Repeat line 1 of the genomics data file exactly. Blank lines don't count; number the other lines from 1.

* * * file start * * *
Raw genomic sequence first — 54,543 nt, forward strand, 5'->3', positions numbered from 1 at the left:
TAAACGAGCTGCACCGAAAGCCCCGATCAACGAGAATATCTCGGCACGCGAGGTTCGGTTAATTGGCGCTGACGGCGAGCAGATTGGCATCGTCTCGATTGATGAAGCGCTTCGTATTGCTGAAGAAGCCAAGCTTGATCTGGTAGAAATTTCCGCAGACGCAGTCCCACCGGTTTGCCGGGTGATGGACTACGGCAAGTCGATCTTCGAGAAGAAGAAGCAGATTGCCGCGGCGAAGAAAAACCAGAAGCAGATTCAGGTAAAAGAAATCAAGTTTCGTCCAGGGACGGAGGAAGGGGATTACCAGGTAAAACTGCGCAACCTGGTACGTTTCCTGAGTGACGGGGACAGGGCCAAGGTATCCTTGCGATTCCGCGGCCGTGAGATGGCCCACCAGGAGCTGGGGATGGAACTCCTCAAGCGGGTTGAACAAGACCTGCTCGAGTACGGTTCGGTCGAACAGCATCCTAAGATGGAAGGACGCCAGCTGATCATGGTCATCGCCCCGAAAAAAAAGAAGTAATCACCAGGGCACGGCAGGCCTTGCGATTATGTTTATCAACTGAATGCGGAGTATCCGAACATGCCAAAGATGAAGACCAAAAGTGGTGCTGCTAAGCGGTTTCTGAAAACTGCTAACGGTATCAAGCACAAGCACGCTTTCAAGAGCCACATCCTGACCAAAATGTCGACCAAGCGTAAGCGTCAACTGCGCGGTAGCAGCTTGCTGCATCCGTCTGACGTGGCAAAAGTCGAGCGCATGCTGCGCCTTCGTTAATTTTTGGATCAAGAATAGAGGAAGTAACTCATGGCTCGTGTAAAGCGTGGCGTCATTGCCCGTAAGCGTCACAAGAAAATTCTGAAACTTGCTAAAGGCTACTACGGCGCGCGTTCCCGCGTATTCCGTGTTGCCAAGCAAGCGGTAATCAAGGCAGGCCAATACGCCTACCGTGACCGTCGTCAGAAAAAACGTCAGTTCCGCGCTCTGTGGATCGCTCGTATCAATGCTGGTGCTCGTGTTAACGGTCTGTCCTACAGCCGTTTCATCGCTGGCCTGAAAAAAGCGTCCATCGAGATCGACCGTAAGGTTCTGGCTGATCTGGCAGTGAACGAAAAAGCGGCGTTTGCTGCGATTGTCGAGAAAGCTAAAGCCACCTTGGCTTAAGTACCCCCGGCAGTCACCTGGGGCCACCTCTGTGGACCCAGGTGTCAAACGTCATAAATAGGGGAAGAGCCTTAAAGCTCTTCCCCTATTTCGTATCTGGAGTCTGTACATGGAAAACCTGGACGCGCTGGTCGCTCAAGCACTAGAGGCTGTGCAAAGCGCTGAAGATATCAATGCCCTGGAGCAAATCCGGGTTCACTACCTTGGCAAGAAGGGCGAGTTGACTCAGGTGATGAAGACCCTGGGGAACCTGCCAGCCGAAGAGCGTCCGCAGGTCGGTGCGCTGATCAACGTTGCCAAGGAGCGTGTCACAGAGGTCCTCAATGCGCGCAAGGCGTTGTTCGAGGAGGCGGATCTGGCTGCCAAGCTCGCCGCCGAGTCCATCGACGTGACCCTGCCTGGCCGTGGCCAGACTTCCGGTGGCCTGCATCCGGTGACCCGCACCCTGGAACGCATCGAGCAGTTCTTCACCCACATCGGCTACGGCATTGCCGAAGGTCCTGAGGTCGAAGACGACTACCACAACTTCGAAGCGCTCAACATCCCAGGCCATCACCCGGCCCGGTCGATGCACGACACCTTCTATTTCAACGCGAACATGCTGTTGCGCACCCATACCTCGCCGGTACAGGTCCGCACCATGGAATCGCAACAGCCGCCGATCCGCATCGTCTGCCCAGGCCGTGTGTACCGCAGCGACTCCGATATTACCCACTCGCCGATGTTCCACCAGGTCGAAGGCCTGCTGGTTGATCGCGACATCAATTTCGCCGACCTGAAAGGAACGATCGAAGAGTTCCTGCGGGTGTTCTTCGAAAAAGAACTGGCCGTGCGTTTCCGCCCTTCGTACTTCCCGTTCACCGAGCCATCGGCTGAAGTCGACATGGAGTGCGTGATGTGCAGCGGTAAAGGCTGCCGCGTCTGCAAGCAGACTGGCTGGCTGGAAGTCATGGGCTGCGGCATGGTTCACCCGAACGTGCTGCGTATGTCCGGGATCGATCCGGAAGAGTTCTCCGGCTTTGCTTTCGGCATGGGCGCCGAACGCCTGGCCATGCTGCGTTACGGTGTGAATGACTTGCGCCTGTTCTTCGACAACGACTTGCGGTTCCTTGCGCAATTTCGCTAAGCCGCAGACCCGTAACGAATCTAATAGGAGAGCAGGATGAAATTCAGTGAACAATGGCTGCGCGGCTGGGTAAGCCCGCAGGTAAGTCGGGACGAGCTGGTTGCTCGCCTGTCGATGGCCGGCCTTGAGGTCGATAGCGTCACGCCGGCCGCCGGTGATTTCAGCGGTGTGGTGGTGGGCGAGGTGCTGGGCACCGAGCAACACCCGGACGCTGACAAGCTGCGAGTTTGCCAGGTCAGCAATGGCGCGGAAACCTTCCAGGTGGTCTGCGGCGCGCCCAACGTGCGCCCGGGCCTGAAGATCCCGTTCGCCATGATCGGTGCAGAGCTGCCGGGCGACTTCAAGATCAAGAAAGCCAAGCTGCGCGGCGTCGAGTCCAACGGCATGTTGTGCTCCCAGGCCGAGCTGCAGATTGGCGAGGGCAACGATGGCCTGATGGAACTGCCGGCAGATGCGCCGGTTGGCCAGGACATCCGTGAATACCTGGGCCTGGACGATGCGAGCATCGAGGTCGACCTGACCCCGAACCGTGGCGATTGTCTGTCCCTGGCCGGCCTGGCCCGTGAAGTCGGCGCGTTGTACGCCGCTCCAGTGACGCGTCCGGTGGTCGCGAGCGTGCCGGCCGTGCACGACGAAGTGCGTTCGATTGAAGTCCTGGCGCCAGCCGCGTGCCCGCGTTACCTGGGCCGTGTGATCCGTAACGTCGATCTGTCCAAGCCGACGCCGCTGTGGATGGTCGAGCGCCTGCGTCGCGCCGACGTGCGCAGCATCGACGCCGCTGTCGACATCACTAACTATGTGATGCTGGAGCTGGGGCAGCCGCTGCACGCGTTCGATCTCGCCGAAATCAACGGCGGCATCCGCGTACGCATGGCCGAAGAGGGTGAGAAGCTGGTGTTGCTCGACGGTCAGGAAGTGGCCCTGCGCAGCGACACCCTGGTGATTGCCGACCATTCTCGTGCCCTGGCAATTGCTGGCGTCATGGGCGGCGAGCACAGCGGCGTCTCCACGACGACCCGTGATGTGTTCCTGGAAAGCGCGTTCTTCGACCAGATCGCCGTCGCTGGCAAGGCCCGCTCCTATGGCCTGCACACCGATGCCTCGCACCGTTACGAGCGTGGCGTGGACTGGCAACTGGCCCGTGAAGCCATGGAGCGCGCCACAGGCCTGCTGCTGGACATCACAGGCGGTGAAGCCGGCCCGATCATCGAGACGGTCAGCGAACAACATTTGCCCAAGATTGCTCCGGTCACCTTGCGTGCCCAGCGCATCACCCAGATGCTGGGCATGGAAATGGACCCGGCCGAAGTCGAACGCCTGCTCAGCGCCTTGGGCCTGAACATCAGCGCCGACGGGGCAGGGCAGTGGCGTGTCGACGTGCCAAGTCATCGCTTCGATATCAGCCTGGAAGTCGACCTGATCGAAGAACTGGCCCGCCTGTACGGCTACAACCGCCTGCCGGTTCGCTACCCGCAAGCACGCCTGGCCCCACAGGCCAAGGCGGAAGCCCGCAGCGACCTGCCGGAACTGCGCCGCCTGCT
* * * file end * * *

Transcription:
Raw genomic sequence first — 54,543 nt, forward strand, 5'->3', positions numbered from 1 at the left: